Record number of women win seats in Japan election, but female voters wary of government's empowerment pledge
Despite a record number of women winning seats in Sunday’s Upper House election, some female voters have expressed doubts about the government’s commitment to empowering women.
In Sunday’s election 28 women won seats, matching the figure seen in the previous Upper House election in 2016 and accounting for 22.6 percent of candidates elected overall.
However, with a total of 104 women having run this time around, their 26.9 percent success rate was lower than the 29.2 percent seen in 2016 and the 36.1 percent seen for male candidates.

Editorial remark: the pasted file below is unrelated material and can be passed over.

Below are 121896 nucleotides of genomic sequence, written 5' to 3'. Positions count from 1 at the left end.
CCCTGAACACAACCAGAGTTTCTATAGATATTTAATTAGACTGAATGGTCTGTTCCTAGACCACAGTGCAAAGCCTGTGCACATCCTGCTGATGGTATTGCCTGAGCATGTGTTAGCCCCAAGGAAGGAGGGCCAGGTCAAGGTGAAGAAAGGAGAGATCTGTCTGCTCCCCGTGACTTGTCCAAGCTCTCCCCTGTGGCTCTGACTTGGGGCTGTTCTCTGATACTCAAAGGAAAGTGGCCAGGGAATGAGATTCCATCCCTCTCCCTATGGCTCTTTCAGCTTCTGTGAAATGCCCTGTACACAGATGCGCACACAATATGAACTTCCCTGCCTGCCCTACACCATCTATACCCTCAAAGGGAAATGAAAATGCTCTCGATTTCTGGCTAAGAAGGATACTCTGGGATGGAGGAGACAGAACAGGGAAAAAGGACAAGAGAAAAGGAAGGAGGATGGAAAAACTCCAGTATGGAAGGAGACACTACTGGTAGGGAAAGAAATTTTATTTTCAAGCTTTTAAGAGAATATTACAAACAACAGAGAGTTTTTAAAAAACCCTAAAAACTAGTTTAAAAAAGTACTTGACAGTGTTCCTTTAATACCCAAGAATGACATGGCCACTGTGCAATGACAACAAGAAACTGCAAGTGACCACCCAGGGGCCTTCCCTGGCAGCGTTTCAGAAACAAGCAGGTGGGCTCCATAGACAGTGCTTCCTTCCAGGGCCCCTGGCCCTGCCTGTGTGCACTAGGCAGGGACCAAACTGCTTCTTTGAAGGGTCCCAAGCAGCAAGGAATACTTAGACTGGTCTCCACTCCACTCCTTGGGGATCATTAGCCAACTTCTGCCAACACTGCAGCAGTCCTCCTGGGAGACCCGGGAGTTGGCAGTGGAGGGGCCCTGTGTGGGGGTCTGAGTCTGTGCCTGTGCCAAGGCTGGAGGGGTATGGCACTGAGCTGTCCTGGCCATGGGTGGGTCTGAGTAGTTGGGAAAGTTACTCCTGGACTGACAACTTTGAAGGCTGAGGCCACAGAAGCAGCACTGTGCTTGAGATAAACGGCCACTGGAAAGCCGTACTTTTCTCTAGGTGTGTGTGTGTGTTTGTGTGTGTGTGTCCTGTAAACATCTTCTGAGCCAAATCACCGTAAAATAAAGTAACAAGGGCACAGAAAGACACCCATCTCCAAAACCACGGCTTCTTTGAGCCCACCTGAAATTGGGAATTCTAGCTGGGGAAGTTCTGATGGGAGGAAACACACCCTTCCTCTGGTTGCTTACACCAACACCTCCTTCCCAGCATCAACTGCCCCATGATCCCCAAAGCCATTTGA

Sunday’s election was the first nationwide contest to be held since a law was enacted in May last year to promote women’s participation in politics, urging political parties to make efforts to field an equal number of male and female candidates.
But considering Prime Minister Shinzo Abe’s government has pledged to raise the proportion of women in leadership positions in society — including as lawmakers, corporate managers and professors — to 30 percent by 2020, the ratio of female candidates who won seats in the election was still low.
Click here to read the full article published by Japan Times on 22 July 2019.